The Lands’ End Toronto NOOD Opener Starts Out Light

On the first day of the regatta, the lucky ones turn out to be the smallest of the bunch.

Trononto Day 1

Dave Reed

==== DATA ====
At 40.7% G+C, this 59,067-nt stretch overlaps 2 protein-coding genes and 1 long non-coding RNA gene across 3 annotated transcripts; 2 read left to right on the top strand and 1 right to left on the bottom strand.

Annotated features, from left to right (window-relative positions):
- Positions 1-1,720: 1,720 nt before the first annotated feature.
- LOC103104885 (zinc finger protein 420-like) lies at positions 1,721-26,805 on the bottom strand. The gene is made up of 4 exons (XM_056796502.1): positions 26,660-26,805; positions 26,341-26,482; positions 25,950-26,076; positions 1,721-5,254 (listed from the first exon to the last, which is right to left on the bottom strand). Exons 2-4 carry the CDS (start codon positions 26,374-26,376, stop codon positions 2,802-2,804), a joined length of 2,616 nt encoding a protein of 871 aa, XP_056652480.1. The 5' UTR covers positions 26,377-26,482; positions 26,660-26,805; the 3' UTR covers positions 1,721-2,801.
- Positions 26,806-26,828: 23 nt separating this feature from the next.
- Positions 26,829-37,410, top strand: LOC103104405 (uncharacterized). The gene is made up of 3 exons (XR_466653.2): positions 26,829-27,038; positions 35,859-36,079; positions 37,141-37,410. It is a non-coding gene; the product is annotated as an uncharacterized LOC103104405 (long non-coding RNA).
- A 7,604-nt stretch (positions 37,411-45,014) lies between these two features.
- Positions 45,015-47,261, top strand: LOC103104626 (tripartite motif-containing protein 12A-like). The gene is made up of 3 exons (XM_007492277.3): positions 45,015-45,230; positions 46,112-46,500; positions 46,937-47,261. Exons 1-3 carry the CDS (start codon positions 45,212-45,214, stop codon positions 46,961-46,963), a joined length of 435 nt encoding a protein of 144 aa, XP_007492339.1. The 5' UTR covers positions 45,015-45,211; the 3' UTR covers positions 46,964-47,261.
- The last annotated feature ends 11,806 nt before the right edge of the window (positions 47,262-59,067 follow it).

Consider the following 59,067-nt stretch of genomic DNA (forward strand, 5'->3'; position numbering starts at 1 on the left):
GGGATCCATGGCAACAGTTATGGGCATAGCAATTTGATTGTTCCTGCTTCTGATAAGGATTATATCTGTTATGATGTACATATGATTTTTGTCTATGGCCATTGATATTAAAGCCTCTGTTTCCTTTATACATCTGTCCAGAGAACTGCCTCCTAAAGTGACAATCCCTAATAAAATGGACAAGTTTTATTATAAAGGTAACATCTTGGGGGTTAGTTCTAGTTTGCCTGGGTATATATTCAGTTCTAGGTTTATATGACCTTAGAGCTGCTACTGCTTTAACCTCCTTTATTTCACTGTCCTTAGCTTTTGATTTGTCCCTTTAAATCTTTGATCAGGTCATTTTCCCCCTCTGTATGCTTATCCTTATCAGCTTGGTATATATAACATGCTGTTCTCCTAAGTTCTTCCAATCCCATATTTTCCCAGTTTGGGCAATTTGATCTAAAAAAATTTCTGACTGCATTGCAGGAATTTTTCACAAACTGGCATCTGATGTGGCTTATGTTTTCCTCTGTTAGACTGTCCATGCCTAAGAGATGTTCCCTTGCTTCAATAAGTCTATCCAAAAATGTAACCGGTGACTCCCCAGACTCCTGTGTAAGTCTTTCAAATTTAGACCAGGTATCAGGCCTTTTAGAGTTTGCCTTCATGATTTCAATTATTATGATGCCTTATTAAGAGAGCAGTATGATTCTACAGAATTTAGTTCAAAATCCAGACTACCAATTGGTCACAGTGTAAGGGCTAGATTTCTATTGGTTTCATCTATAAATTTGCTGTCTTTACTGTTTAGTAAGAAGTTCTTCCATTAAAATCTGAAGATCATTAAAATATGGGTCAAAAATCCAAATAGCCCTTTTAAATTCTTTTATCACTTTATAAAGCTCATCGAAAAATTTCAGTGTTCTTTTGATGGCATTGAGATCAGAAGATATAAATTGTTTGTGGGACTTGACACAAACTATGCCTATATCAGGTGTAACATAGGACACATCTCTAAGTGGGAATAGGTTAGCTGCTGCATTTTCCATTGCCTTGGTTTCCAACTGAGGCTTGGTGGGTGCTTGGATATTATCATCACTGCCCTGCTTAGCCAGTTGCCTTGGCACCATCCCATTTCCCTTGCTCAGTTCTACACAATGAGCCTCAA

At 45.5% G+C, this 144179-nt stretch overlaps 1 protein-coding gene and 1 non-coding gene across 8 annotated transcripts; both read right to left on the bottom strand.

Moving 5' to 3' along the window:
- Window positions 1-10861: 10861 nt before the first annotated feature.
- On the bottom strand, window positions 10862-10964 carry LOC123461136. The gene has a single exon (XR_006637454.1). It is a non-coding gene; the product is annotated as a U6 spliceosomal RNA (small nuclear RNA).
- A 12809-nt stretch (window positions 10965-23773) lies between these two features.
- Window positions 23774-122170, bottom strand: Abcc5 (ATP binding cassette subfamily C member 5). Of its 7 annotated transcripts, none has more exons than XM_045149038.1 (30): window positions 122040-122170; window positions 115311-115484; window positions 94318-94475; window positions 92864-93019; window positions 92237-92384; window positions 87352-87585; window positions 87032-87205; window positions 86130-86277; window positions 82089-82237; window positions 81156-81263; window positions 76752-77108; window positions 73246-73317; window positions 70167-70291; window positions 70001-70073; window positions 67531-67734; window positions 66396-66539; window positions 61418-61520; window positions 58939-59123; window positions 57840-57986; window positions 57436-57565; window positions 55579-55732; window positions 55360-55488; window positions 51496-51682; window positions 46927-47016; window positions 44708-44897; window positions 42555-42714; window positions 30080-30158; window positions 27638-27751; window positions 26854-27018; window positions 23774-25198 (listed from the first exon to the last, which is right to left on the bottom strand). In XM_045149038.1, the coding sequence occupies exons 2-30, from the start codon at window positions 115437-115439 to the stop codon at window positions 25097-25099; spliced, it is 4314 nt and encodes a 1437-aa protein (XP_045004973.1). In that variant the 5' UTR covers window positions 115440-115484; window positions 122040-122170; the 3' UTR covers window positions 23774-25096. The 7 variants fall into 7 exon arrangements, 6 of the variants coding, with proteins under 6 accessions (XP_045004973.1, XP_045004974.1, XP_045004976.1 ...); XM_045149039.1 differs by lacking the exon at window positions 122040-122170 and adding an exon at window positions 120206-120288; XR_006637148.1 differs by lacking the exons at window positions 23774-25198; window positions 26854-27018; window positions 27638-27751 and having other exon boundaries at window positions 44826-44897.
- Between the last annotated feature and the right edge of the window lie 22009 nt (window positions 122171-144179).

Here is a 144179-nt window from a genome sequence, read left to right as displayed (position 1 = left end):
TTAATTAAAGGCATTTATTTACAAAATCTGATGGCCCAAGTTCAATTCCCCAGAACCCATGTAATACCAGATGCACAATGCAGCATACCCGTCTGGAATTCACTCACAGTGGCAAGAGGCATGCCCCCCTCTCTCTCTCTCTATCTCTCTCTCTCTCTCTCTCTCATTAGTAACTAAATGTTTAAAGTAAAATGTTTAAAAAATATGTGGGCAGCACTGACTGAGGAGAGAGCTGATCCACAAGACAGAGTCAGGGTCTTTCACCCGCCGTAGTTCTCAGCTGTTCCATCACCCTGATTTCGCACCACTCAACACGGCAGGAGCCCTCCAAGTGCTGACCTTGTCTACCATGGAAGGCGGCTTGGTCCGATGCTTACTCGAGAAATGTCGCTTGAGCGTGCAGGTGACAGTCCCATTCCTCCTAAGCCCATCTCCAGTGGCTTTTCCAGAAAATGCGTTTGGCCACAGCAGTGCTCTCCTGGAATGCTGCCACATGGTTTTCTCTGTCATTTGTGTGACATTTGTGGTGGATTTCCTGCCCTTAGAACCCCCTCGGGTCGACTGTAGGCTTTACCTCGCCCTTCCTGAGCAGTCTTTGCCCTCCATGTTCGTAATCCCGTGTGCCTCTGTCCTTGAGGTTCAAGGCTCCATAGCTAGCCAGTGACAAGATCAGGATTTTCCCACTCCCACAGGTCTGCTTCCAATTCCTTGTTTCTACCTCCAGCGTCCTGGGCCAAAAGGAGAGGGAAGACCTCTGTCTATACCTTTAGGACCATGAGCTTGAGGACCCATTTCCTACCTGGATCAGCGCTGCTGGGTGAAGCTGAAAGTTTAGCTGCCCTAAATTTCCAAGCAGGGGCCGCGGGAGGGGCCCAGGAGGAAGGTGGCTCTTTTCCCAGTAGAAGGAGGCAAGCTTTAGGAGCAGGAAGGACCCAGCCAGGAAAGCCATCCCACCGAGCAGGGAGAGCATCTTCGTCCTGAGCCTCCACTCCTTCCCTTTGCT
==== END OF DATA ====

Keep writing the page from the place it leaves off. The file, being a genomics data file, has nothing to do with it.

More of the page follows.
Things weren’t looking too promising when the fleet of 134 competitors motored out onto Lake Ontario this morning for the first day of racing at the Lands’ End Toronto NOOD Regatta. When the lake descended into a glassy sea, void of any wind, things looked even worse. But Toronto sailors are a patient bunch, and they knew full well something would come from aloft, and come it did with a southerly filled with holes and patches, just enough to get the regatta rolling. After it was all said and done, three of four circles completed one race, and closer to shore, the regattas smallest boats-the 2.4 Meters-racked up four. “It was all about going left, as they say you’re supposed to do here,” says Paul Tingley, a disabled sailor from Halifax, Nova Scotia, who’s tied for first with division leader Allan Liebel, of Toronto. “But the racing was tight; the standings are all mixed up.” Tingley had 4-4-1-2 finishes in the 12-boat fleet to Leibel’s steadily improving 5-3-2-1. Bruce Millar, a Canadian Paralympic sailor, and Roger Cleworth, each won a race, creating a 5-point spread among the top four boats. In winning today’s only race in the nine-boat J/35 division, Roger Walker’s Battlewagon, from Toronto, used everything in its back of tricks to come from behind, and demonstrated how well honed this all-amateur team is. “We’ve sailed together for six years as a group,” says Walker, “and I can’t say enough about how awesome they are.” By example, Walker says they had a bad start (“My fault entirely”) and were fourth at one point. On the final run to the finish, they were between the leading two boats. Using a few “code” words onboard, Battlewagon quickly jibed, catching its competitors off guard, and passing them both. “I know they were waiting for us to jibe, and if they jibed first they would have had us,” says Walker, “but our jibe was perfect, and that’s where the crewwork comes in.” Taking the guesswork out of the day’s fickle breezes was another key element of the day says Jeff Maludy, who’s Mumm 30 Adrenaline, from Toledo, Ohio, leads its eight-boat division. But so, too, is following a few basic light-air principles. “That means having a clean start, clear air, and getting to the first shift.” In his only start of the day, Maludy and his crew saw the majority of Mumm 30s piling up and “fighting with each other,” heading towards the pin end of the starting line. Despite the left side of the course being favored, he started well to windward of the pack, virtually alone, with a head of steam, and “footed over everyone.” “I call myself an opportunistic starter,” says Maludy. “What I mean by that is I plan a general start depending on the line sight and all that, but I also closely watch the committee boat and its flag. The committee boat turns slow, so that’s the old wind; the flag is the new wind. In the final minute and a half, I used this to determine the phase the wind is in. Getting that last shift it important.” Maludy’s analytical approach may have won him his race, but for others, particularly Judy Button’s Laser 28 Rags, from Mississgau, Ontario, sometimes luck is all that’s required. “I’m definitely more of a seat-of-the pants sailors,” says Button, who leads the seven-boat Level 126 class, one of four level-rated classes at the regatta. “We knew the pin end was favored, and we got forced out to the left at the start. Apparently the left side paid off. Other than that, I didn’t see much of what was happening on the racecourse-I just watch the telltales.” Racing resumes tomorrow morning and continues through Sunday. For today’s results from the Shark, 8 Meter, Beneteau 36.7, Mumm 30, J/24, C&C 27, J/105, C&C 34, and C&C 39 divisions


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